Researcher of the Month: The pandemic and the rule of law
The COVID-19 pandemic led to restrictions of fundamental rights, also in Austria. The various lockdowns brought public life to a standstill in many areas and, in the private sphere, people were not allowed to go about their lives as usual. The freedom of movement, the protection of people’s private and family lives, the freedom of employment, the right to education, the freedom of assembly, the freedom of religion, and the freedom of the arts: There is hardly a fundamental right that was not restricted by the various measures taken to combat the pandemic. Professor Katharina Pabel from the WU Institute for European and International Law investigates these issues and has analyzed the relevant decisions of the Austrian Constitutional Court in detail.
“In hindsight, it seems doubtful that all the measures taken were proportionate in how they restricted fundamental rights. Many of the corresponding government ordinances and laws have been reviewed by the Constitutional Court to assess their constitutionality, and some of them have been declared unconstitutional,” says Professor Pabel.
Violations of fundamental rights with a lasting impact?
After the official end of the pandemic, it is now possible to subject the individual COVID-19 restrictions to close scrutiny and assess them with a view to fundamental rights. How has the rule of law coped with the pandemic and its challenges? Have our fundamental rights suffered lasting damage? Katharina Pabel’s research focuses on an analysis of the Constitutional Court’s rulings on the various laws and regulations enacted to deal with the health crisis and all of its consequences. How effective was the Constitutional Court’s fundamental rights review? Did the effects of the review gain traction despite the rapidly changing legal situation? How did the Constitutional Court take into account the special challenges of government intervention in times of a pandemic, especially the urgency of the measures taken and the considerable uncertainties about the further course of the pandemic and the effectiveness of individual measures? Which anti-COVID-19 measures not only limited our fundamental rights but also violated them? “When it comes to particularly vulnerable groups, such as children and young people, the elderly, people suffering from illnesses, and those in need of care, the impact of the anti-COVID-19 measures may have resulted in negative effects that were disproportionate,” Katharina Pabel points out.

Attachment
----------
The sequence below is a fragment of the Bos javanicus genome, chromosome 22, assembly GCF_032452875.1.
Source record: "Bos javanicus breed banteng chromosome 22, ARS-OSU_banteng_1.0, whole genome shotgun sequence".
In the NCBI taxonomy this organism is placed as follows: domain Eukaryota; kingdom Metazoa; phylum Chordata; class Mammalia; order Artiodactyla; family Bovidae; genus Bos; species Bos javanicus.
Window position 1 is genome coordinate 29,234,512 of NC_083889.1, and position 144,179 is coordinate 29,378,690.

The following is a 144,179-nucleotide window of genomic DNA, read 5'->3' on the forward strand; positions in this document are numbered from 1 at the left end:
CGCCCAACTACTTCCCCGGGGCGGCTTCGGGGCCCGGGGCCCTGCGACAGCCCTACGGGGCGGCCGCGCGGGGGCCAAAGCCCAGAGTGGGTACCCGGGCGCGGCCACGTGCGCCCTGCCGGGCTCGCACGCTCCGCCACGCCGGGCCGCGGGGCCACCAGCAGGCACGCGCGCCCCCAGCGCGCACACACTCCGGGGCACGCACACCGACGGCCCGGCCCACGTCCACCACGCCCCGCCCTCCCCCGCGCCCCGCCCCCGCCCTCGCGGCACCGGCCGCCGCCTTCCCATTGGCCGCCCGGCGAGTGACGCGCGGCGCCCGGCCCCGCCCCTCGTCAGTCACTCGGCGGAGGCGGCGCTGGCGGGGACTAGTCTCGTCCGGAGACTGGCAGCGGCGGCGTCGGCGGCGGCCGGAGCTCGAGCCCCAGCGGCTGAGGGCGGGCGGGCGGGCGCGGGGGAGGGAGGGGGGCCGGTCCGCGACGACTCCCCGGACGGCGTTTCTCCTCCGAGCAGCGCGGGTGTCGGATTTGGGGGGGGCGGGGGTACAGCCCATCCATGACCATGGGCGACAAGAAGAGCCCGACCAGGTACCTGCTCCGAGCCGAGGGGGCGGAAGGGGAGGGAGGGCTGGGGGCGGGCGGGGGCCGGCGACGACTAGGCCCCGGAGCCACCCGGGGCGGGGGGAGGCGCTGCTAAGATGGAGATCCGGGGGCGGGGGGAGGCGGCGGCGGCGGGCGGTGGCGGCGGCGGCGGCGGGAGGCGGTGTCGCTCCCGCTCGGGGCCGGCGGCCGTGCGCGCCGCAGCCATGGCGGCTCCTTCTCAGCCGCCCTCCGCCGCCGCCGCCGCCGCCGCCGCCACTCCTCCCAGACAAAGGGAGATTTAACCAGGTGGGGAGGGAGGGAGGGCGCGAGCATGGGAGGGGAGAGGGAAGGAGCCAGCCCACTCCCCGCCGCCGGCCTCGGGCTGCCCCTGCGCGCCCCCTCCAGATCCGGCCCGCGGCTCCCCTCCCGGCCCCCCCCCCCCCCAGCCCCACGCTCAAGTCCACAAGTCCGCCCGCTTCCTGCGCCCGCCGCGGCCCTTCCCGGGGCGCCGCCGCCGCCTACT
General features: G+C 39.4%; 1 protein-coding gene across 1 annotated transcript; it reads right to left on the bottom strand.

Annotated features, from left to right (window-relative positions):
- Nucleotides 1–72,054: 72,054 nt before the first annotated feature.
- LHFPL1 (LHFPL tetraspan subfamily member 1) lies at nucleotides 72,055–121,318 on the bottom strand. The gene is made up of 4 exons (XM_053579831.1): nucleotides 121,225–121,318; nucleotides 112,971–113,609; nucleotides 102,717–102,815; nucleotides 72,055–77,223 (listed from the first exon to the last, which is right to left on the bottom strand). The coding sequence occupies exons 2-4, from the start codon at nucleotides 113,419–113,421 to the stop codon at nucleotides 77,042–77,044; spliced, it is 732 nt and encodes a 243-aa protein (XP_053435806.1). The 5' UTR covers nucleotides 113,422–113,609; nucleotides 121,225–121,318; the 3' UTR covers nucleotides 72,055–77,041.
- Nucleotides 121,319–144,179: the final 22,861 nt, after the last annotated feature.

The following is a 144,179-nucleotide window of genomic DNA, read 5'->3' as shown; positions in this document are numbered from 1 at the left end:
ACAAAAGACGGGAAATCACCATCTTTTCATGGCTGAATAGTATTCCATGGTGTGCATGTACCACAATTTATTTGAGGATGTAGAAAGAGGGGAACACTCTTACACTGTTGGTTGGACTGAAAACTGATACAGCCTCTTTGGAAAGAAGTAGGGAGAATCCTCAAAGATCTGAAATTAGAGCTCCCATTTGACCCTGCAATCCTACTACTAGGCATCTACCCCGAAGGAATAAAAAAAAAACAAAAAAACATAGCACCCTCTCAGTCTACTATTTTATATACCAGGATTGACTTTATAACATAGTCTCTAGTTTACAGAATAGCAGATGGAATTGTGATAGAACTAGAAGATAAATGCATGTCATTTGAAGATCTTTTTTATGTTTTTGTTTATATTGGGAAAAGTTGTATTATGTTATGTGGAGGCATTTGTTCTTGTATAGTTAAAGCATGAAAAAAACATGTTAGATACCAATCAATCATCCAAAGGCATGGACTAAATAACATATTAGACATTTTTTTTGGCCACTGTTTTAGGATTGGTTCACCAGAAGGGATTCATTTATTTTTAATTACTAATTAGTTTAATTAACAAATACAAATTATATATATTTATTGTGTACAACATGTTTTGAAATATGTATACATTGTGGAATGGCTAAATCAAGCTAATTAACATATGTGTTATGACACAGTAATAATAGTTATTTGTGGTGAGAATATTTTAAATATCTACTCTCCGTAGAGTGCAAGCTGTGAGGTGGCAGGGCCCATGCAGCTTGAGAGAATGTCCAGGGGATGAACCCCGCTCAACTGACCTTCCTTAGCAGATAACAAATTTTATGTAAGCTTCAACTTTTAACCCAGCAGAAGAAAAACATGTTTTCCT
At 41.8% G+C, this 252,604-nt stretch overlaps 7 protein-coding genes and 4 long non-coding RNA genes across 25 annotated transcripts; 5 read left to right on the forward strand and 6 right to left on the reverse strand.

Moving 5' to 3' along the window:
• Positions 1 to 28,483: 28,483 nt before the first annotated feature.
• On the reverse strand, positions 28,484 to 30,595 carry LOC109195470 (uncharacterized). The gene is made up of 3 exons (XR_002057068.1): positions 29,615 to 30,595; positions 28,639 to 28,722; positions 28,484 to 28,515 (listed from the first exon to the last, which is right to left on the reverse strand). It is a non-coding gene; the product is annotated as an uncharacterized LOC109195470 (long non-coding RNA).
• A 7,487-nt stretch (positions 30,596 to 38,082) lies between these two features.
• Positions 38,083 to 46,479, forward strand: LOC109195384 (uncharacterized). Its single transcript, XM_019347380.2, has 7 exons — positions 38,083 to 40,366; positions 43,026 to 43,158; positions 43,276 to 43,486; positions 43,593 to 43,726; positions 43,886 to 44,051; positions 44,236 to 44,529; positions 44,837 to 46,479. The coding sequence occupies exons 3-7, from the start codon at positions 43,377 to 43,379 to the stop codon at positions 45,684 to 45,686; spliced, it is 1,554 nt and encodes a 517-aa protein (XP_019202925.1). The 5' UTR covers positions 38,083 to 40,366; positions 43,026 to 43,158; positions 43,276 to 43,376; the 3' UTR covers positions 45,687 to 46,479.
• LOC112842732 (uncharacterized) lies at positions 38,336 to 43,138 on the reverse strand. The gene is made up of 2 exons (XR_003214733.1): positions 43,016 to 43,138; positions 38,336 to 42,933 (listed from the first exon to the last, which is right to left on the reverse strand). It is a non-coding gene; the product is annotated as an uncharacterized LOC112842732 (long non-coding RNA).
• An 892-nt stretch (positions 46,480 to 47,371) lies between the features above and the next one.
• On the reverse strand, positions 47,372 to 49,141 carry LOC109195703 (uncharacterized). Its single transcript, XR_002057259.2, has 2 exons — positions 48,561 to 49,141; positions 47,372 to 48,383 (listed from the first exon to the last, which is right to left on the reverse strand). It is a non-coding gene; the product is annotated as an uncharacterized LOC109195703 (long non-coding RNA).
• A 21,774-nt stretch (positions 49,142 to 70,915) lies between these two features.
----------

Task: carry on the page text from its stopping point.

The analysis of the Constitutional Court’s decisions forms the basis for addressing a more general question: How did the Austrian system of the rule of law, which is supposed to ensure the effective protection of fundamental rights, perform during the pandemic, also compared to other European countries? Addressing these questions not only help us to reevaluate past decisions. Clarifying these issues can also make the system of the rule of law more resilient to future health and other crises.
About Katharina Pabel
Katharina Pabel, a native of Germany, received her doctoral degree from the University of Bonn in 2001 and earned her venia docendi at WU (Vienna University of Economics and Business) in 2009. She then went on to work at the Universities of Bonn and Graz and at WU, among others, before taking up a professorship for public law at the JKU Linz in 2010. At the JKU, she headed the Institute of Administrative Law and Administrative Education from 2011 to 2015 and was dean of the Faculty of Law from 2015 to 2019. Among other roles, she also served as a member of the United Nations Human Rights Council Advisory Committee, currently chairs the Austrian Expert Council for Integration, and is an ad hoc judge with the European Court of Human Rights (ECHR). Her areas of expertise include the protection of human rights on the national, European, and international levels, fundamental procedural rights, and procedural law.